CASE I: 1512649 (JPC 4083340)



3.5-month-old, male, goat (Capra aegagrus hircus).



The goat had been examined by the submitting veterinarian, with an initial complaint of ataxia in its rear limbs by the owner. By the time of clinical evaluation, the kid was recumbent, blind and grinding its teeth. The owner of the flock reported that 4 additional young kids had a clinically similar disease during in spring 2015.


The kid was euthanized and presented for necropsy examination.

Gross Pathology:

No gross lesions were observed.

Laboratory Results:

The goat was deficient in copper (approximately one tenth the normal levels), with molybdenum concentrations over the normal range. Liver copper was measured at 2.6 ppm (Normal 25-150 ppm).


Microscopic Description:

The spinal cord contained swollen, chromatolytic neurons that had lost Nissl substance, affecting Clarke's column and ventral horn neurons throughout the length of the cord. Pyknotic nuclei were rare. Similar changes were observed in cell bodies in the red and vestibular nuclei. These neurons retained cell-body phosphorylated neurofilaments. Spinal cord white matter degeneration was most severe in the lateral columns (spinocerebellar and spinomedullary tracts) and along the ventral median fissure, but was not easily visualized by myelin or neurofilament stains. The degree of tissue disturbance was more clearly demarcated with stains for microglia. CNPase did not demonstrate a reduction in oligodendrocyte numbers.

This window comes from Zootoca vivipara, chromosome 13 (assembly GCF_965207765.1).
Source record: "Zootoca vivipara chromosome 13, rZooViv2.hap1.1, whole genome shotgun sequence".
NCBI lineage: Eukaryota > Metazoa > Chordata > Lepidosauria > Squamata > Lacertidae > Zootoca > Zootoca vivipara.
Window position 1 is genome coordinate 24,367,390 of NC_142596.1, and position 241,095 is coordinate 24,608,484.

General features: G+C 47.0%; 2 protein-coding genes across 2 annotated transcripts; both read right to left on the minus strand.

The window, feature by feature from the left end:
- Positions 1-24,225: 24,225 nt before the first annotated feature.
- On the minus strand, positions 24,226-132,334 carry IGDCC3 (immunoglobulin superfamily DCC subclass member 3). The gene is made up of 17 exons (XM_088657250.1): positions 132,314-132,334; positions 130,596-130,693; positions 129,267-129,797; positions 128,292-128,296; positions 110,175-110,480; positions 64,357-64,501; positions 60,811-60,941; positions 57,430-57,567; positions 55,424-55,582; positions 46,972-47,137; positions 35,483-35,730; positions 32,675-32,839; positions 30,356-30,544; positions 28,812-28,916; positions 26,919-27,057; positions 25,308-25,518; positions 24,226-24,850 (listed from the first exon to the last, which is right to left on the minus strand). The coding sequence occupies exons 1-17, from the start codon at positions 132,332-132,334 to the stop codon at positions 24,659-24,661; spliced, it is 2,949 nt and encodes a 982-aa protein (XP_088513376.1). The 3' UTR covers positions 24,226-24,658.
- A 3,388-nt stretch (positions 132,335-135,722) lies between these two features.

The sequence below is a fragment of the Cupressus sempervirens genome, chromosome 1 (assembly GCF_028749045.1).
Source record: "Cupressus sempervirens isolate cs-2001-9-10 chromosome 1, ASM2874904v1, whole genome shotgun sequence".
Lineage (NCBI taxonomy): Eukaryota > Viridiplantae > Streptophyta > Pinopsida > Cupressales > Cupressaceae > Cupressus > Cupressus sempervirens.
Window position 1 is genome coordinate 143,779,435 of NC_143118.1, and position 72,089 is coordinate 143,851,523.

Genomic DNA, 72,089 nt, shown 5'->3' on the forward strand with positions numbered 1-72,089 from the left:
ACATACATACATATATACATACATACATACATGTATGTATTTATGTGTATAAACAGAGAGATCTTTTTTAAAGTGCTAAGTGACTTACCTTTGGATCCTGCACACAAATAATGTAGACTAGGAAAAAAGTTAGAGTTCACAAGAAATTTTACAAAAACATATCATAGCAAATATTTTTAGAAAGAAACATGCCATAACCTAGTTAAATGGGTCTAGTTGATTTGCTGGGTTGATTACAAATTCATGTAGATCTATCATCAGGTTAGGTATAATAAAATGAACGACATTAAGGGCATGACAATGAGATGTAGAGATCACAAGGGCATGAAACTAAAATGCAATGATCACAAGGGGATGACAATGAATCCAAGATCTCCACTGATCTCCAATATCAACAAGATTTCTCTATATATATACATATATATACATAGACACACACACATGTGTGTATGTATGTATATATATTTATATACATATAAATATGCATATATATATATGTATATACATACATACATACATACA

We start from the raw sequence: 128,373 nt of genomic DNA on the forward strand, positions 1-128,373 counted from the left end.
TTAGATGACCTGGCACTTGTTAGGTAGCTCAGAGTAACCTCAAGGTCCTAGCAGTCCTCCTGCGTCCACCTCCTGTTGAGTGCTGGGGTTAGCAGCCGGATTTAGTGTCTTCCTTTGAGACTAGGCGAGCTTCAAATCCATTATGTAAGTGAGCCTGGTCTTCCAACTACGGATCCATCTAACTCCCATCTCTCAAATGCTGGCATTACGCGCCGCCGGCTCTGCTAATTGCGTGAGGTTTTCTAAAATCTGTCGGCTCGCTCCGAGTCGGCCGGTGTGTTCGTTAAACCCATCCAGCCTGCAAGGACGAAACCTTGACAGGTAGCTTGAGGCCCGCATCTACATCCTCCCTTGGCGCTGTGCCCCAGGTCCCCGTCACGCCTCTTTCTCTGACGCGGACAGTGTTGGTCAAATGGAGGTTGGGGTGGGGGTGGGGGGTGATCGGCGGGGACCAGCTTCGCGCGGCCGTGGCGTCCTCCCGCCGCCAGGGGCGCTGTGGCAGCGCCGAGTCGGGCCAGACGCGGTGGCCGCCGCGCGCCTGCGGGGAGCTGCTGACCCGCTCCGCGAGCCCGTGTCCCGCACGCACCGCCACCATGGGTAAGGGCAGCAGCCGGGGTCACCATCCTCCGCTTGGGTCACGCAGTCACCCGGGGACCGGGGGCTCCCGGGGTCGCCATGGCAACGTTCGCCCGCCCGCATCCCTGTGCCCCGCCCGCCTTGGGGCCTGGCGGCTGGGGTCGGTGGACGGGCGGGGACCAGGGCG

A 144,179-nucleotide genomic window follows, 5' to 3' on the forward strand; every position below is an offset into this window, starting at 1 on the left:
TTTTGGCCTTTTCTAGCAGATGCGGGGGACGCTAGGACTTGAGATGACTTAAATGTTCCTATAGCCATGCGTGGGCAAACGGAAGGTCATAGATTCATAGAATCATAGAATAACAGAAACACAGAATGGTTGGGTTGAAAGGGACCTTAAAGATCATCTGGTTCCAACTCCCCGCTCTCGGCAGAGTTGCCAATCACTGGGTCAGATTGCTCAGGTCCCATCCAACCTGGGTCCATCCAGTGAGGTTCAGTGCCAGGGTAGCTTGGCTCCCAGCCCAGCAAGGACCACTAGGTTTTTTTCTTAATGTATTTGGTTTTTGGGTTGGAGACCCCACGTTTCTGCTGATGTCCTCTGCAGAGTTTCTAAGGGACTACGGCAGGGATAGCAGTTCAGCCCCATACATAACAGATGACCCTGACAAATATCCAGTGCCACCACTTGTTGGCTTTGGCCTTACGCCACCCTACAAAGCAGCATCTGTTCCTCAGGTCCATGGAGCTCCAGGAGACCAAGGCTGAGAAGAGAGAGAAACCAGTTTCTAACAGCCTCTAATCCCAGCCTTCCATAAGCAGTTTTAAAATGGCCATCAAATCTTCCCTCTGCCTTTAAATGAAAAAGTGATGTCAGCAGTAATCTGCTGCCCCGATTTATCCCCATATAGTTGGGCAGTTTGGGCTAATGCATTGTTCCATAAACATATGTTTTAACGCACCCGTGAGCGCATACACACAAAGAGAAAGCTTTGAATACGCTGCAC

The kid had segmentally severe loss of cerebellar Purkinje and internal granular neurons in all folia, and occasional degenerating neurons were apparent with HE stain. Segmental cell loss was strikingly evident with calbindin immunohistochemistry. Some calbindin positive cells (Purkinje neurons) had dilated axons in the folial white matter near the cell body.

Contributor's Morphologic Diagnoses:
1. Purkinje cell degeneration and loss (abiotrophy) with axonal swellings.

2. Neuronal degeneration, spinal cord.

Contributor's comment:

Copper is a metabolic cofactor of several enzymes, including mitochondrial cytochrome oxidase and superoxide dismutase in the central nervous system.4 Copper deficiency has a spectrum is microscopic lesions depending on timing and severity of disease. Ruminants are at particular risk, due to the potential of dietary copper binding to thiomolybdate complexes in the rumen. In one study, copper deficiency accounted for spinal ataxia in 13/23 goats.1 Most affected animals were less than 6 months of age, but other studies suggest goats up to 18 months of age can be affected.1,3